Why was this?  Clues to the mentality of people of the time can be gathered from the literature of the age. As we have seen one contemporary source is Chaucer’s ‘Canterbury Tales’. In numerous stories we read how the rich liked to flaunt their wealth. As indicated there is little doubt that Sir Rowland was making a social statement.  It also seems likely, following the mores of his age, that he was also offering back to God some benefits of his good fortune. Good works, including building shrines and churches were one way of showing this thanks.


So here we may deduce yet another social significance in the use of stained glass windows. Not only was Sir Rowland giving back to ‘God the things that are God’s’ and so earning merit for the afterlife, he was also making a Charitable act, one of the evangelical virtues, represented as we have seen by the colour red. As such it was a way of also ‘giving’ to the less fortunate. He was following the Gospel injunction to give to the ‘poor’. They too would be given the opportunity to come to the chapel, to pray, to offer thanks and to make gifts.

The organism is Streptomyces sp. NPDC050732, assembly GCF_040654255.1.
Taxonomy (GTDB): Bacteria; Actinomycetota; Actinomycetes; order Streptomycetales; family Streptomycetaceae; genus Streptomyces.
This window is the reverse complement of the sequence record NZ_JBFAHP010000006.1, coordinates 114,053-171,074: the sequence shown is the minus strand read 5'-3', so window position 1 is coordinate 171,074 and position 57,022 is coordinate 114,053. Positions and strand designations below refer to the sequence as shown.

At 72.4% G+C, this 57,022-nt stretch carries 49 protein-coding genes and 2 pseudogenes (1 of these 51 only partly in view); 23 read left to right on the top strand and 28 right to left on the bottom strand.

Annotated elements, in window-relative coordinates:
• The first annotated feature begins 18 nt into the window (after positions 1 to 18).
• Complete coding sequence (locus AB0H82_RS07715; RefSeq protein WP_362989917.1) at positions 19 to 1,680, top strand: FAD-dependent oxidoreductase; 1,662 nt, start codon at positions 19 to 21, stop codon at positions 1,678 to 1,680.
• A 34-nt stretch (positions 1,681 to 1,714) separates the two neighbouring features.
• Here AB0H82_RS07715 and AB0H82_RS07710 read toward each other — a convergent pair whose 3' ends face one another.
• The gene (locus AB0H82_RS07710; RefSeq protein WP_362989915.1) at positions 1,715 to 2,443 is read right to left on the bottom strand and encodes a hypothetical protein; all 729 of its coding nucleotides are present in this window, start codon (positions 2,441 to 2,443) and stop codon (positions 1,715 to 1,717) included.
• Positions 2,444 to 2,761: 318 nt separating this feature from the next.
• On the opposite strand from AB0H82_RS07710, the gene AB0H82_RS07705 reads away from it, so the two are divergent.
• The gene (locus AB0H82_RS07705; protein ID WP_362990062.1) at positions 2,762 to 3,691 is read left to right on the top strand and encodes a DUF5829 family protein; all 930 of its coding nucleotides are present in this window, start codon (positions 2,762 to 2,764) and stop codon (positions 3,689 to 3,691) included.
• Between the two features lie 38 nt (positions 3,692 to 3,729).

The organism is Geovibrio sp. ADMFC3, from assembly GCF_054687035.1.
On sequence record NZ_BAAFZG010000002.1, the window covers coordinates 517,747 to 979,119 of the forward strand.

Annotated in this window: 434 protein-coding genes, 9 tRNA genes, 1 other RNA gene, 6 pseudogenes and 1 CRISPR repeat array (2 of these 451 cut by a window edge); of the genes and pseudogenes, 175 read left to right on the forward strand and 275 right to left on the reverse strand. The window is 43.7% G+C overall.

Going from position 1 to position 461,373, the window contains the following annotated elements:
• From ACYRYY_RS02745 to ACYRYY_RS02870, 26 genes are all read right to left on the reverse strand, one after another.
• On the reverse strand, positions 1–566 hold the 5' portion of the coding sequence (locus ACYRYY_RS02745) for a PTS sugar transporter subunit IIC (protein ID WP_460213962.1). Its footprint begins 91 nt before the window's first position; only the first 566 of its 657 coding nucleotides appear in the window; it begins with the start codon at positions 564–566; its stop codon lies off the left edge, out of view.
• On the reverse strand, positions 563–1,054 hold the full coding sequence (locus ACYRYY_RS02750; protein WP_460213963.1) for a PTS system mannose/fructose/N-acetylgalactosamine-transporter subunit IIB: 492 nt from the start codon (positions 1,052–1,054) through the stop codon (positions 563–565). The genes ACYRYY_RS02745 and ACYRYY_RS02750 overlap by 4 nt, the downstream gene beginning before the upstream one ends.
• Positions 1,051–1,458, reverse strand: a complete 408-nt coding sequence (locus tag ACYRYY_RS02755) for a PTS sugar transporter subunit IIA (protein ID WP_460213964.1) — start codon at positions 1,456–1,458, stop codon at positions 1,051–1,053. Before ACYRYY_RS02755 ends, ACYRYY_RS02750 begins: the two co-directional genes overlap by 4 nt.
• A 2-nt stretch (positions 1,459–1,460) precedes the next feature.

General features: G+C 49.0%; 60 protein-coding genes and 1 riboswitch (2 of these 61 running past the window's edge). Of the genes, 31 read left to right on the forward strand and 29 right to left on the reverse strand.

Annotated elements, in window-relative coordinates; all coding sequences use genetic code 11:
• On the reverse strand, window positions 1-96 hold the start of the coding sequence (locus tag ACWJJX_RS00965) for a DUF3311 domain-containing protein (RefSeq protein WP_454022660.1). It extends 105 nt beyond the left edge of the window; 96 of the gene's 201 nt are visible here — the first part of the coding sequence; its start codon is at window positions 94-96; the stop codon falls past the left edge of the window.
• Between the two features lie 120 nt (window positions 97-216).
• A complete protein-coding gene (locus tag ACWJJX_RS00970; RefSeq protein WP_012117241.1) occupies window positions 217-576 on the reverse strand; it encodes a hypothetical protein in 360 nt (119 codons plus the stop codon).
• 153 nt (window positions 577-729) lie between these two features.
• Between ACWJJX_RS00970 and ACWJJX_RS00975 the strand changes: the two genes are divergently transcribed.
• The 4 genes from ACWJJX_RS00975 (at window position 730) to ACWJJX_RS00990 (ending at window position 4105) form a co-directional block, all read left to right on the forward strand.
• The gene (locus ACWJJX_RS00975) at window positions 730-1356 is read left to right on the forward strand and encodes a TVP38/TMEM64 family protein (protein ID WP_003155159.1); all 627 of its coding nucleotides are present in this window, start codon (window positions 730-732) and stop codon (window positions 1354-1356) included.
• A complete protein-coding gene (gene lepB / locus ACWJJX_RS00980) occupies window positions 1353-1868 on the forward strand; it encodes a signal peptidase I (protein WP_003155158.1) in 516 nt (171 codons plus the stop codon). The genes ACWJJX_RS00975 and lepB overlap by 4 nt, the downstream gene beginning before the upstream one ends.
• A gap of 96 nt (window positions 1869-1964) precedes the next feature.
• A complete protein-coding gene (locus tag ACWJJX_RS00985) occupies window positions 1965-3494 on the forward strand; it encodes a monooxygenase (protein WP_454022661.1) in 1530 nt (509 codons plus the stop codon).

So who were these ‘poor’? In fact the ordinary people were possibly not as poor as before the plague. Compared with the enormous wealth of the landed gentry and the nobility, however, they we poor indeed. The Black Death, only a generation earlier, had transformed European, including English, society. (17) There are several estimates as to the percentage of people killed in this pandemic. Evidence, coming from as far apart as Boccacio’s Decameron, set in Florence, to Pipe Rolls in Norfolk, shows a catastrophic decline in population. One generally accepted result of the fall in the population is that it led to a new freedom for the peasants or serfs. Fewer people meant a shortage of labour and the laws of supply and demand gave the villager (villein) greater bargaining  power. So much so that the old feudal system of a labour barter began to give way to a commutation of work towards money wages. In England the movement culminated in the Peasants’ Revolt.  Though brutally suppressed, the ruling elite could not prevent the seismic shift in society. All over Europe people moved to the new towns, a commercially motivated ‘middle class’ was emerging. This in turn resulted in greater freedom of thought and a questioning of authority, both civil and ecclesiastic. The cry of ‘Stadtluft macht frei’ was repeated throughout  Europe and became a reality. The expansion of trade and travel, the concomitant growth of printing and new revolutionary ideas from such as the Lollards and John Wiclif (sic), led to a much better educated society.(18)